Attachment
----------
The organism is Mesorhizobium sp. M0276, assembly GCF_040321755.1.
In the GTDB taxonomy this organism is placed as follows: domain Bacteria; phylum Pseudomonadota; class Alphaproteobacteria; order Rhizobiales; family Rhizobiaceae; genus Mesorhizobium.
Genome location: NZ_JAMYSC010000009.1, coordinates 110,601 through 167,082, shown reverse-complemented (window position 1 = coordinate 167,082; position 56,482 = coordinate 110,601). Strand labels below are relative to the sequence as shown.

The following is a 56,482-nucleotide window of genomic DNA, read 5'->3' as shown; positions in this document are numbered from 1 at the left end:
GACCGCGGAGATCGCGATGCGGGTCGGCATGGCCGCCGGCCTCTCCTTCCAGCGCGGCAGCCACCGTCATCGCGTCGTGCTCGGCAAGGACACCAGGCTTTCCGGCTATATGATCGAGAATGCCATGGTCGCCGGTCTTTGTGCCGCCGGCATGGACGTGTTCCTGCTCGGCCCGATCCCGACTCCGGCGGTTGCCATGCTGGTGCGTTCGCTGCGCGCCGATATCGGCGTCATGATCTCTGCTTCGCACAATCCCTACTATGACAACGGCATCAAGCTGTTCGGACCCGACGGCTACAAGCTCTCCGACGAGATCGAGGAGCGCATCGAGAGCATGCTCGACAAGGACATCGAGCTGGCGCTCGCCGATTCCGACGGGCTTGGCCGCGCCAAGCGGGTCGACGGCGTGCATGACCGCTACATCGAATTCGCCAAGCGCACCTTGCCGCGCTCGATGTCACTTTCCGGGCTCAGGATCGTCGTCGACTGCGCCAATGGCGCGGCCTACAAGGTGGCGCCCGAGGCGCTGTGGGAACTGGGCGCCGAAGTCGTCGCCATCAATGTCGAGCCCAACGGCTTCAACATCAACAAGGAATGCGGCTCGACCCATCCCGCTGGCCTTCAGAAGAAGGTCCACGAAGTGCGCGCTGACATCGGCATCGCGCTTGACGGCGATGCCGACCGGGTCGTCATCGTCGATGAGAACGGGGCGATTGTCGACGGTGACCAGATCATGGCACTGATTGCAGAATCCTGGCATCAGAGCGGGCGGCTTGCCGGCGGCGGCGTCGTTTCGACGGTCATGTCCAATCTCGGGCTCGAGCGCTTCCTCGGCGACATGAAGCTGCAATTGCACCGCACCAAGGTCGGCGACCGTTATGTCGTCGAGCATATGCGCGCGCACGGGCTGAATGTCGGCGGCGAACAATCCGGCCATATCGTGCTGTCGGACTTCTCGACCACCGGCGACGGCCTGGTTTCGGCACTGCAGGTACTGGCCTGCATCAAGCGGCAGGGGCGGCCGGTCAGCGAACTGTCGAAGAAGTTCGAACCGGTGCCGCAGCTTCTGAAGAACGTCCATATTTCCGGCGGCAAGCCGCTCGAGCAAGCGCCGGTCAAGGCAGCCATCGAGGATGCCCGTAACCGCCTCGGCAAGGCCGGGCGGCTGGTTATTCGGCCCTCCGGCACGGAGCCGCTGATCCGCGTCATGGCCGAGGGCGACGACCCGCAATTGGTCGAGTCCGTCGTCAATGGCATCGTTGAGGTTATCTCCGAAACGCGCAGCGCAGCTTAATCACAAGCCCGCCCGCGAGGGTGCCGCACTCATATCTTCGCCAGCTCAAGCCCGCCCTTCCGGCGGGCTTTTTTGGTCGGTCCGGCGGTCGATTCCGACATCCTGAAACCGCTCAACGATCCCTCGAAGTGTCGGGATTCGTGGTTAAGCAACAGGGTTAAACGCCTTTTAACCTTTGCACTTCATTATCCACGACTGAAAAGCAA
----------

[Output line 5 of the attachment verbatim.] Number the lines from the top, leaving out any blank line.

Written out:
GACCGCGGAGATCGCGATGCGGGTCGGCATGGCCGCCGGCCTCTCCTTCCAGCGCGGCAGCCACCGTCATCGCGTCGTGCTCGGCAAGGACACCAGGCTTTCCGGCTATATGATCGAGAATGCCATGGTCGCCGGTCTTTGTGCCGCCGGCATGGACGTGTTCCTGCTCGGCCCGATCCCGACTCCGGCGGTTGCCATGCTGGTGCGTTCGCTGCGCGCCGATATCGGCGTCATGATCTCTGCTTCGCACAATCCCTACTATGACAACGGCATCAAGCTGTTCGGACCCGACGGCTACAAGCTCTCCGACGAGATCGAGGAGCGCATCGAGAGCATGCTCGACAAGGACATCGAGCTGGCGCTCGCCGATTCCGACGGGCTTGGCCGCGCCAAGCGGGTCGACGGCGTGCATGACCGCTACATCGAATTCGCCAAGCGCACCTTGCCGCGCTCGATGTCACTTTCCGGGCTCAGGATCGTCGTCGACTGCGCCAATGGCGCGGCCTACAAGGTGGCGCCCGAGGCGCTGTGGGAACTGGGCGCCGAAGTCGTCGCCATCAATGTCGAGCCCAACGGCTTCAACATCAACAAGGAATGCGGCTCGACCCATCCCGCTGGCCTTCAGAAGAAGGTCCACGAAGTGCGCGCTGACATCGGCATCGCGCTTGACGGCGATGCCGACCGGGTCGTCATCGTCGATGAGAACGGGGCGATTGTCGACGGTGACCAGATCATGGCACTGATTGCAGAATCCTGGCATCAGAGCGGGCGGCTTGCCGGCGGCGGCGTCGTTTCGACGGTCATGTCCAATCTCGGGCTCGAGCGCTTCCTCGGCGACATGAAGCTGCAATTGCACCGCACCAAGGTCGGCGACCGTTATGTCGTCGAGCATATGCGCGCGCACGGGCTGAATGTCGGCGGCGAACAATCCGGCCATATCGTGCTGTCGGACTTCTCGACCACCGGCGACGGCCTGGTTTCGGCACTGCAGGTACTGGCCTGCATCAAGCGGCAGGGGCGGCCGGTCAGCGAACTGTCGAAGAAGTTCGAACCGGTGCCGCAGCTTCTGAAGAACGTCCATATTTCCGGCGGCAAGCCGCTCGAGCAAGCGCCGGTCAAGGCAGCCATCGAGGATGCCCGTAACCGCCTCGGCAAGGCCGGGCGGCTGGTTATTCGGCCCTCCGGCACGGAGCCGCTGATCCGCGTCATGGCCGAGGGCGACGACCCGCAATTGGTCGAGTCCGTCGTCAATGGCATCGTTGAGGTTATCTCCGAAACGCGCAGCGCAGCTTAATCACAAGCCCGCCCGCGAGGGTGCCGCACTCATATCTTCGCCAGCTCAAGCCCGCCCTTCCGGCGGGCTTTTTTGGTCGGTCCGGCGGTCGATTCCGACATCCTGAAACCGCTCAACGATCCCTCGAAGTGTCGGGATTCGTGGTTAAGCAACAGGGTTAAACGCCTTTTAACCTTTGCACTTCATTATCCACGACTGAAAAGCAA